The 300+ islands of Torres Strait were formed through a variety of coastal and geomorphic processes, and contain some of Australia’s most iconic flora and fauna. From a global perspective, the islands of Torres Strait are significant dispersal and migratory steps for flora and fauna between Australia and New Guinea.
Island land ecosystems are shaped by generations of continuous traditional land use across the four island types (continental, coral cay, mud and volcanic). As such, there is significant variation across the region, and each island forms its own unique biocultural landscape. The health and resilience of these landscapes is of critical importance to the people of Torres Strait. The composition, significance, and management needs of Torres Strait terrestrial ecosystems within these landscapes are well documented, and there is a depth of local knowledge about how best to manage the islands. Nevertheless, there are knowledge gaps which have been identified.
As human-managed biocultural landscapes, the land ecosystems of Torres Strait are in various states of condition. Condition is influenced by multiple factors and impacts are varied. Some landscapes remain intact, stable and functional due to a long and continued history of sustainable management coupled with remoteness. Others are in various states of transition in response to complex inter-relationships around changing land use, recovery from historic impacts, or
current and emerging threats. These threats include degradation by weeds and pest animals, changes in traditional land use, loss of cultural fire practices, loss of vegetation cover and habitat through coastal erosion and seawater inundation from climate change. Saline contamination of ground water is of concern
to some island communities and landscapes. Effective threat management requires collaboration among people with in-depth local knowledge and scientists with expertise in threat management.
What is already happening?
Baseline biocultural and ecological surveys have been completed on 43 islands since 2014. These surveys have increasingly focused on integrating local TEK to inform and guide survey methods, with the findings communicated back to Traditional Owners in a range of mediums. Surveys provide an opportunity for Traditional Owners and rangers to lead and work alongside ecology specialists to identify values, management issues and to develop solutions. These processes provide a baseline for ongoing monitoring of landscape condition and health and are developing a network of monitoring stations acrossthe region. Importantly Traditional Owners and rangers are continually building capacity to develop and drive the integration of TEK and western science and to deliver benefits for communities.
Revegetation programs underway on Yarpar, Warraber, and Poruma are addressing the impacts of coastal erosion and historic deforestation and are increasing community amenity and fauna habitat through shade tree plantings in and around communities.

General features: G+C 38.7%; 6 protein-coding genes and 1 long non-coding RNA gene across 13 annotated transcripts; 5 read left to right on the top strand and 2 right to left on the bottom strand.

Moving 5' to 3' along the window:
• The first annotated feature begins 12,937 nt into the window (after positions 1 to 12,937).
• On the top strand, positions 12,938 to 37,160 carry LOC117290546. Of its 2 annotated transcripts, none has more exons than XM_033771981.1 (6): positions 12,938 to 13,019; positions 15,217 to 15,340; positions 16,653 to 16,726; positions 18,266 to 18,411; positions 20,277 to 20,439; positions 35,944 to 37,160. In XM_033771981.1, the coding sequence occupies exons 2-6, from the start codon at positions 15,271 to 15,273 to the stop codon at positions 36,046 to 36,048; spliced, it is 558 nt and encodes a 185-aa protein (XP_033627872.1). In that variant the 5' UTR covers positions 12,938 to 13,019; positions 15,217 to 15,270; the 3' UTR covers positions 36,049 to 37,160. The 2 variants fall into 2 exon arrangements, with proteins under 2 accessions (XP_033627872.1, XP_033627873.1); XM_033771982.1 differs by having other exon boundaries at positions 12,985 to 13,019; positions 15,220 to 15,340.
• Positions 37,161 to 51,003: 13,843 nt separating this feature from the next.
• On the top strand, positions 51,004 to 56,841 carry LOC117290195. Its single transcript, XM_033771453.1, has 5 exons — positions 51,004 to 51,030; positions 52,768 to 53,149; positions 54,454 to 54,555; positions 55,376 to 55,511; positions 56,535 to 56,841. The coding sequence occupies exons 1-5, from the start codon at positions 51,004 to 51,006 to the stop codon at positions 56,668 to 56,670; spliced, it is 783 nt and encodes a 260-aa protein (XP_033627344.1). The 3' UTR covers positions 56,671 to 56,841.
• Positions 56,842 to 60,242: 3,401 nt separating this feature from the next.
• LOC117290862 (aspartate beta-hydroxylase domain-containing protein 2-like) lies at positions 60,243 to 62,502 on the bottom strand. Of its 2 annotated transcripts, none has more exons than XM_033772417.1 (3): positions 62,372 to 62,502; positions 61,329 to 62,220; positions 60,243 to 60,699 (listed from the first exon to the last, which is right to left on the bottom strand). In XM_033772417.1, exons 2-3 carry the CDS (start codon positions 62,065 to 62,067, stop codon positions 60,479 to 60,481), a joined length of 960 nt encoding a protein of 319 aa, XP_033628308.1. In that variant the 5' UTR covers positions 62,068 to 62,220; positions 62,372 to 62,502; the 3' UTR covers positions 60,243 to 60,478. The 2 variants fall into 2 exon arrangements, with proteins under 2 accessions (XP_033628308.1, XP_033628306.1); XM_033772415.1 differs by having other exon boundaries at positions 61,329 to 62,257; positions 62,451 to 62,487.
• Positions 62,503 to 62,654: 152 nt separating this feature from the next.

A biosecurity plan for all inhabited islands was developed in 2018 to guide management of invasive species. Pest animal management programs are active for 11 islands and weed management is ongoing on many islands across the region. Feral horse and pig control is being implemented on Mua. The impacts of feral rats, feral pigs, and feral cats on target islands remain of significant concern. Monitoring is currently active as is the development and actioning of management solutions.
Three Indigenous Protected Areas (IPAs) incorporating 20 uninhabited islands have been established and are managed to protect areas of high cultural and biodiversity significance. Protected areas under Queensland legislation occur on Booby, Possession and Erobac, and Raine Islands. Raine Island National Park (Scientific) is managed in partnerships with the Wuthathi and Kemer Kemer Meriam Traditional Owners.
The Bramble Cay melomys (Melomys rubicola) was declared extinct by the Australian Government in 2019 – the first extinction of a mammal species due to anthropogenic climate change – proof that species can be lost quickly and silently.
What could happen?
Australia’s northern border with Indonesia and PNG is recognised by health and biosecurity authorities as a potential route for the entry of exotic species and diseases into Australia. With community support and additional investment, many invasive species can be better controlled or even eradicated from the islands of Torres Strait.
Reassessment of fire regimes to reduce negative fire impacts on sensitive land ecosystems remains a priority. On some larger continental islands, reinstating traditional mosaic burning may be appropriate.
Increased capacity to regularly monitor and assess land ecosystem health would significantly enhance local community capacity to detect and respond to climate change and other impacts. Expansion of the Indigenous ranger program is required to ensure that land (and sea) ecosystem health is maintained and improved.